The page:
At-A-Glance: A Fact Sheet for Professionals
The Physical Activity Guidelines for Americans At-A-Glance: A Fact Sheet for Professionals
is designed for busy professionals as a quick desk-side reference to the 2008 Physical
Activity Guidelines for Americans published by the U.S. Department of Health
and Human Services.
These Guidelines are needed because of the importance of physical activity to the
health of Americans, whose current inactivity puts them at unnecessary risk. The
latest information shows that inactivity among American children, adolescents, and
adults remains relatively high, and little progress has been made in increasing
levels of physical activity among Americans.
Substantial health benefits are gained by doing physical activity according to the
Guidelines presented below for different groups.
Children and Adolescents (aged 617)
- Children and adolescents should do 1 hour (60 minutes) or more of physical activity
- Most of the 1 hour or more a day should be either moderate- or vigorous-intensity
aerobic physical activity.
- As part of their daily physical activity, children and adolescents should do vigorous-intensity
activity on at least 3 days per week. They also should do muscle-strengthening and
bone-strengthening activity on at least 3 days per week.
Adults (aged 1864)
- Adults should do 2 hours and 30 minutes a week of moderate-intensity, or 1 hour
and 15 minutes (75 minutes) a week of vigorous-intensity aerobic physical activity,
or an equivalent combination of moderate- and vigorous-intensity aerobic physical
activity. Aerobic activity should be performed in episodes of at least 10 minutes,
preferably spread throughout the week.
- Additional health benefits are provided by increasing to 5 hours (300 minutes) a
week of moderate-intensity aerobic physical activity, or 2 hours and 30 minutes
a week of vigorous-intensity physical activity, or an equivalent combination of
- Adults should also do muscle-strengthening activities that involve all major muscle
groups performed on 2 or more days per week.
Older Adults (aged 65 and older)
- Older adults should follow the adult guidelines. If this is not possible due to
limiting chronic conditions, older adults should be as physically active as their
abilities allow. They should avoid inactivity. Older adults should do exercises
that maintain or improve balance if they are at risk of falling.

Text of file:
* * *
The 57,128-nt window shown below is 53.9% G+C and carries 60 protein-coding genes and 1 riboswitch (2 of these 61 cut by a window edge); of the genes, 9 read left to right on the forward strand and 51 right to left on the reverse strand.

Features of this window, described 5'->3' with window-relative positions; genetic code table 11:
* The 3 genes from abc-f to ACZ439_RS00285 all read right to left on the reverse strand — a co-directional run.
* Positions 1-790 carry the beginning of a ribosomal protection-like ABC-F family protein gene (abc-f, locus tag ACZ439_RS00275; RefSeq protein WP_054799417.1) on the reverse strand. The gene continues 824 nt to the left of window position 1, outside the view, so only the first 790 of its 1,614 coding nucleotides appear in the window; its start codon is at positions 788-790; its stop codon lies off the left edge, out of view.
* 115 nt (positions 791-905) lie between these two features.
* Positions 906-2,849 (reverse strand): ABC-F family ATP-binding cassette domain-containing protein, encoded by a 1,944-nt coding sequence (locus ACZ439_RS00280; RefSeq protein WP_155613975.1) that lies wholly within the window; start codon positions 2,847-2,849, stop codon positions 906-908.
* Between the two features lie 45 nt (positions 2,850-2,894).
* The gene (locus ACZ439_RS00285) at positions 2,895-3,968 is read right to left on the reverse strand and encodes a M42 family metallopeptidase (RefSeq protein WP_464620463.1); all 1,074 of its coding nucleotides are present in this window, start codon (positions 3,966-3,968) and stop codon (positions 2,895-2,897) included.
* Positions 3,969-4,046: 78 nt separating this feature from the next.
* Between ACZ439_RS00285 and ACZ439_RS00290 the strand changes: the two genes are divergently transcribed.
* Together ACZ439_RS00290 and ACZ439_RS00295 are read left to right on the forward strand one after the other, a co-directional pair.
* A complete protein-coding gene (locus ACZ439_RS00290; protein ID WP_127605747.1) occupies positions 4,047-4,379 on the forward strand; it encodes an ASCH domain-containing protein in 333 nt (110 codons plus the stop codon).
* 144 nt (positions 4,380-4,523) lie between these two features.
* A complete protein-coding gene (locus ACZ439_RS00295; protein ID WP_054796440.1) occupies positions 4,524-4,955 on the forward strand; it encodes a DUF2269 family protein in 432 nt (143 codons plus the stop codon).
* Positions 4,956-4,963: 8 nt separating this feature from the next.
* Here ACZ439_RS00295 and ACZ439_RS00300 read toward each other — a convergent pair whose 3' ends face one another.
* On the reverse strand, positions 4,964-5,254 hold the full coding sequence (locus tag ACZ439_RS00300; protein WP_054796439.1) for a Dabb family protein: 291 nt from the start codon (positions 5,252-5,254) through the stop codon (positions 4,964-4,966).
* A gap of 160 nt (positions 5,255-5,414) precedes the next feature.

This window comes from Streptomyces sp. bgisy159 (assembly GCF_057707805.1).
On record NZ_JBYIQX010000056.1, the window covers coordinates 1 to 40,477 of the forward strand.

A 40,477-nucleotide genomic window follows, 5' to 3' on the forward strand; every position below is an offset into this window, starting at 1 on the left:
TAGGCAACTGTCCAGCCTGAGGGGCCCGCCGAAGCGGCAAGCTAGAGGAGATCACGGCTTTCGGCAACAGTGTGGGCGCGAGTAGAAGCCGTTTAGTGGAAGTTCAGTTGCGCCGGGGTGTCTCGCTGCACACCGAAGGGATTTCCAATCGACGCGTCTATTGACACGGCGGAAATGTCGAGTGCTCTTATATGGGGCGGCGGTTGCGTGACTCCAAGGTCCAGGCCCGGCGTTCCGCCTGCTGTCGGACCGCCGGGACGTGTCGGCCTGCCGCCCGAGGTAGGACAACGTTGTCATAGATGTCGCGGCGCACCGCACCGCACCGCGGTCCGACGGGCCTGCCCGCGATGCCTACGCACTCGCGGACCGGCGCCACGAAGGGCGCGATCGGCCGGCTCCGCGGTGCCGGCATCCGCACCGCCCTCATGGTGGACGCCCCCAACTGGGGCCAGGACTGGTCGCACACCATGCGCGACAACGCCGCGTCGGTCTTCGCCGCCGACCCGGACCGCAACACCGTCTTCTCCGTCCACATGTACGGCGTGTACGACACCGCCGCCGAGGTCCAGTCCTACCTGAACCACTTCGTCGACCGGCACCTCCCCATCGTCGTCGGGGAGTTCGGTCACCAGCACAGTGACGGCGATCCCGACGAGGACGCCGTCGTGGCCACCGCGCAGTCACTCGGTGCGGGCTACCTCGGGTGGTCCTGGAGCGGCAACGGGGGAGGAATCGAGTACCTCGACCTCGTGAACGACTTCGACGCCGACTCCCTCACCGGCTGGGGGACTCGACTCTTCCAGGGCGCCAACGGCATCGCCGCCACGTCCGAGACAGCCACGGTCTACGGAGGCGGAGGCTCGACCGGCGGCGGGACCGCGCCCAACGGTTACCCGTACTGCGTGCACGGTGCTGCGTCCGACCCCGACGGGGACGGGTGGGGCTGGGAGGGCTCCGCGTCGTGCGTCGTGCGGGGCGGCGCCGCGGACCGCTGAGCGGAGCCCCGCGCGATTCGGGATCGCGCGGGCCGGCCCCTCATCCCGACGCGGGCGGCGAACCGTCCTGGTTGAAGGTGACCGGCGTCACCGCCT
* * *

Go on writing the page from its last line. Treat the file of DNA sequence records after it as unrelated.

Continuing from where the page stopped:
For all individuals, some activity is better than none. Physical activity is safe
for almost everyone, and the health benefits of physical activity far outweigh the
risks. People without diagnosed chronic conditions (such as diabetes, heart disease,
or osteoarthritis) and who do not have symptoms (e.g., chest pain or pressure, dizziness,
or joint pain) do not need to consult with a health care provider about physical
Adults With Disabilities
Follow the adult guidelines. If this is not possible, these persons should be as
physically active as their abilities allow. They should avoid inactivity.
Children and Adolescents With Disabilities
Work with the child's health care provider to identify the types and amounts of
physical activity appropriate for them. When possible, these children should meet
the guidelines for children and adolescentsor as much activity as their condition
allows. Children and adolescents should avoid being inactive.
Pregnant and Postpartum Women
Healthy women who are not already doing vigorous-intensity physical activity should
get at least 2 hours and 30 minutes (150 minutes) of moderate-intensity aerobic
activity a week. Preferably, this activity should be spread throughout the week.
Women who regularly engage in vigorous-intensity aerobic activity or high amounts
of activity can continue their activity provided that their condition remains unchanged
and they talk to their health care provider about their activity level throughout
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Health Benefits of Physical ActivityA Review of the Strength of the Scientific
Adults and Older Adults
- Lower risk of:
- Early death
- Heart disease
- Type 2 diabetes
- High blood pressure
- Adverse blood lipid profile
- Metabolic syndrome
- Colon and breast cancers
- Prevention of weight gain
- Weight loss when combined with diet
- Improved cardiorespiratory and muscular fitness
- Prevention of falls
- Reduced depression
- Better cognitive function (older adults)
Moderate to Strong Evidence
- Better functional health (older adults)
- Reduced abdominal obesity
- Weight maintenance after weight loss
- Lower risk of hip fracture
- Increased bone density
- Improved sleep quality
- Lower risk of lung and endometrial cancers
Children and Adolescents
- Improved cardiorespiratory endurance and muscular fitness
- Favorable body composition
- Improved bone health
- Improved cardiovascular and metabolic health biomarkers
- Reduced symptoms of anxiety and depression